Article Correctness Is Author's Responsibility: Estimating outcome probabilities from early symptom changes in cognitive therapy for recurrent depression.

The article below may contain offensive and/or incorrect content.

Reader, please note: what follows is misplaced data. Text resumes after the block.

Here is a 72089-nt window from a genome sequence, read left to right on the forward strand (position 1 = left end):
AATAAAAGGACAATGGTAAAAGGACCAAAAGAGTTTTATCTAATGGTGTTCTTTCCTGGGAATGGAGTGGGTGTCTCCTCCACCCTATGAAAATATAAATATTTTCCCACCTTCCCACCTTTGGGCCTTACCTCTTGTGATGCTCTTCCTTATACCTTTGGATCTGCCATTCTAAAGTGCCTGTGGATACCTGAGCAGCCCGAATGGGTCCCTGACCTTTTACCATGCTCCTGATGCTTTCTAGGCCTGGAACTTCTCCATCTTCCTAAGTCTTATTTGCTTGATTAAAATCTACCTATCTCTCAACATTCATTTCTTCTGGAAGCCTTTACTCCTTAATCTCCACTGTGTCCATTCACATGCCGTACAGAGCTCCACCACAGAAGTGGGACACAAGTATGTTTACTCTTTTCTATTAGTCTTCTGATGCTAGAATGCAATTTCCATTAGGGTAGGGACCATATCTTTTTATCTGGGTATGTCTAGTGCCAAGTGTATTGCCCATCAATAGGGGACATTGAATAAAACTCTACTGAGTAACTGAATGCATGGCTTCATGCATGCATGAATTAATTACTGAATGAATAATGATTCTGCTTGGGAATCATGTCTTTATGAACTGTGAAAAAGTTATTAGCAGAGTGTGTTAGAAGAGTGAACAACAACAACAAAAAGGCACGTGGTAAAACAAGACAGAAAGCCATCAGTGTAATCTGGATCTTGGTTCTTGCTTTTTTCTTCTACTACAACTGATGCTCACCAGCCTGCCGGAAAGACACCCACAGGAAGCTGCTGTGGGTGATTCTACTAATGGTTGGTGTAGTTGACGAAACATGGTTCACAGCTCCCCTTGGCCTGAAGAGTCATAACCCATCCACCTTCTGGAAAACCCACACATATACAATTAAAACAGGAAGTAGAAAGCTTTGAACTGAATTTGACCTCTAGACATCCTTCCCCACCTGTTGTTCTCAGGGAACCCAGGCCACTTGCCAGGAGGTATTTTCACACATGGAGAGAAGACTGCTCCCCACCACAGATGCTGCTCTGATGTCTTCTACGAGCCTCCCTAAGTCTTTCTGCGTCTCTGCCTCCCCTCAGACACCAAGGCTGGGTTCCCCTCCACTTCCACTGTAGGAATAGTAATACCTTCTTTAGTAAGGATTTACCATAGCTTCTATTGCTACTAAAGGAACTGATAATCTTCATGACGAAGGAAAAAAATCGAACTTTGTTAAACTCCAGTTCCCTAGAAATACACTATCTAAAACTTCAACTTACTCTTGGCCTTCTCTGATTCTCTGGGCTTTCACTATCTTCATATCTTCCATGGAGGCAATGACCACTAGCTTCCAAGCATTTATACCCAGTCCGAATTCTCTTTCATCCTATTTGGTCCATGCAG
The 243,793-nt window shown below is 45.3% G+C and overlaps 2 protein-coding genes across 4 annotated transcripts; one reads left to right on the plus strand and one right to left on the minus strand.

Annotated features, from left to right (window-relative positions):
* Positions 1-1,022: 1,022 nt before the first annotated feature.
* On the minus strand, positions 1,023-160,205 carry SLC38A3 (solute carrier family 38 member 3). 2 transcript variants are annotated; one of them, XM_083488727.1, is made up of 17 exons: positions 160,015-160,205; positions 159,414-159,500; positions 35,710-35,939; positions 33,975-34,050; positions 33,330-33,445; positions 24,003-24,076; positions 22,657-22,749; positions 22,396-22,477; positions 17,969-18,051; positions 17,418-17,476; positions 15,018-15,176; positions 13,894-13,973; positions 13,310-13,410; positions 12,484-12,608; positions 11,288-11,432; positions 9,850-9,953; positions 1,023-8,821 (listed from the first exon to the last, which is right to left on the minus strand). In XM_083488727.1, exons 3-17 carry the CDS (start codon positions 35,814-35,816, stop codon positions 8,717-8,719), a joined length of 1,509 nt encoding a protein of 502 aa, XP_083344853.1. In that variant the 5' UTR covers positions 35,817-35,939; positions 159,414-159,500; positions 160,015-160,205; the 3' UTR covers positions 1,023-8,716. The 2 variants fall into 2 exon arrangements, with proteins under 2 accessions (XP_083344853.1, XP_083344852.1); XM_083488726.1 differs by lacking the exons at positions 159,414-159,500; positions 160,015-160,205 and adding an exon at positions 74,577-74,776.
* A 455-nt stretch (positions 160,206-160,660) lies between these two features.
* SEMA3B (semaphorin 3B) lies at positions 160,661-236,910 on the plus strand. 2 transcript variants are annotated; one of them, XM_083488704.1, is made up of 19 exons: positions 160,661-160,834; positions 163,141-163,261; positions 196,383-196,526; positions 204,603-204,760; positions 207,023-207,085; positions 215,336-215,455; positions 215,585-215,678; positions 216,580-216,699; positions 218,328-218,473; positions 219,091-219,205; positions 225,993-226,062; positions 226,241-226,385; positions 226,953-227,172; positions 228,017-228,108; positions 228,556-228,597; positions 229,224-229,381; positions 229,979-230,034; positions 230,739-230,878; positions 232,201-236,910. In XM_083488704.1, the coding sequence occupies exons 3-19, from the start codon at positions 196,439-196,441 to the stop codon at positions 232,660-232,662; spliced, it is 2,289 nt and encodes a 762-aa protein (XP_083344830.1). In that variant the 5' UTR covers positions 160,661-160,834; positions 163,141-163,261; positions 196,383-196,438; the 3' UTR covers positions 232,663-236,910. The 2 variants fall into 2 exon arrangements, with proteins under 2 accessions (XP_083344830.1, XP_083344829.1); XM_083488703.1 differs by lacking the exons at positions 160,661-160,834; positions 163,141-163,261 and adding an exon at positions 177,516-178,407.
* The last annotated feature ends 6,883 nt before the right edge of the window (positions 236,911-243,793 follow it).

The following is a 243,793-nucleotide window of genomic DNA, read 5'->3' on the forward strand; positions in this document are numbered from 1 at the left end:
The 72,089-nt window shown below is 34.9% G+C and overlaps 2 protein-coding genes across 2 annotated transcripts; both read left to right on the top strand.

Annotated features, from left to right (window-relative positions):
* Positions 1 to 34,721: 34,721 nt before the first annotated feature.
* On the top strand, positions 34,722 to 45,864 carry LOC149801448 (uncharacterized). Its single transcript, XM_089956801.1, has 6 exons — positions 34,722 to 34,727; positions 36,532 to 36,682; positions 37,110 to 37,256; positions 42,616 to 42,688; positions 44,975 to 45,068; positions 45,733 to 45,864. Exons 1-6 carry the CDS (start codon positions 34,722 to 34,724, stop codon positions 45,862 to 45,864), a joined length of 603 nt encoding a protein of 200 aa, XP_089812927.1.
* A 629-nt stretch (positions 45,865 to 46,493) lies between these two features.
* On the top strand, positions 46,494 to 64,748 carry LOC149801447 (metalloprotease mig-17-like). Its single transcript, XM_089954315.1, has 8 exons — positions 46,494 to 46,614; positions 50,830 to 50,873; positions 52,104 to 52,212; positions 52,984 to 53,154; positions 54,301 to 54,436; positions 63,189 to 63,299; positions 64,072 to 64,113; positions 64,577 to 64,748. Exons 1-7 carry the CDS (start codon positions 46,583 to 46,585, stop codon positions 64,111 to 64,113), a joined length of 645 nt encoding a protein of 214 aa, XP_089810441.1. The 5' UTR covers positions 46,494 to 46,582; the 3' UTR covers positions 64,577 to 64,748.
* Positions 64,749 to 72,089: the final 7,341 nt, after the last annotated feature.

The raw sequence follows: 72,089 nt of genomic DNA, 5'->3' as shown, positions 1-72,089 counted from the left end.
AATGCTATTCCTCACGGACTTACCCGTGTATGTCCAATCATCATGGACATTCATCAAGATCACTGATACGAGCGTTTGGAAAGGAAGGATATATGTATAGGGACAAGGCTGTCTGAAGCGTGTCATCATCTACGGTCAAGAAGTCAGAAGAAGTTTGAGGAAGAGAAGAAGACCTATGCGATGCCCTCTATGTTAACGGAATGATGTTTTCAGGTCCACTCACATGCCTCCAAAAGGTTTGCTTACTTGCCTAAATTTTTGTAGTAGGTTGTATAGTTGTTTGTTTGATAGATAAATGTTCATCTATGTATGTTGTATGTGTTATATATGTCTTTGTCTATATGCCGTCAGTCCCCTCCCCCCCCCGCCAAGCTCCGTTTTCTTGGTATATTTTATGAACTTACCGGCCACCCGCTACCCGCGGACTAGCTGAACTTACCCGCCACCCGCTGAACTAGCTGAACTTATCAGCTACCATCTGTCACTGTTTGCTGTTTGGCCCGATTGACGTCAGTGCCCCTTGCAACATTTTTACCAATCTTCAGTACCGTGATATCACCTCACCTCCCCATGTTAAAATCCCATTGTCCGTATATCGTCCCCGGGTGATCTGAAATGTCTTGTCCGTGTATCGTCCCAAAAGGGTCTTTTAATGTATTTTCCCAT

Objective: Acute-phase cognitive therapy (CT) is an efficacious treatment for major depressive disorder (MDD) producing benefits comparable to pharmacotherapy, but not all patients respond or remit. The purpose of the current analyses was to estimate CT patients' probability of nonresponse and remission from symptom improvement early in treatment. Method: Data from 2 clinical trials of acute-phase CT for recurrent depression were pooled for analysis (N = 679). Adult outpatients received 16- or 20-session CT protocols. Symptoms were measured repeatedly with the clinician-report Hamilton Rating Scale for Depression (HRSD) and Inventory of Depressive Symptomatology–Self-Report (IDS-SR). Outcomes at exit from CT were nonresponse (<50% reduction in HRSD scores) and remission (no MDD and HRSD score ≤6). Results: The nonresponse rate was 45.7%, and the remission rate was 33.4%. In logistic regression models, improvements on the HRSD or IDS-SR from intake to CT Sessions 3, 5, 7, 9, or 11 significantly predicted both outcomes, with prediction gaining in accuracy in later sessions. Clinician and self-report assessments yielded similar results. Prediction of outcomes replicated across data sets. Patients with no symptom improvement by CT Session 9 (Week 5) had ≤10% probability of remission and >75% probability of nonresponse. Conclusions: Outcomes of CT for depression are predictable from early symptom changes. Clinicians may find nonresponse and remission probability estimates useful in the informed consent process and in choosing whether to continue, augment, or switch treatments for CT patients with recurrent MDD. (PsycINFO Database Record (c) 2019 APA, all rights reserved)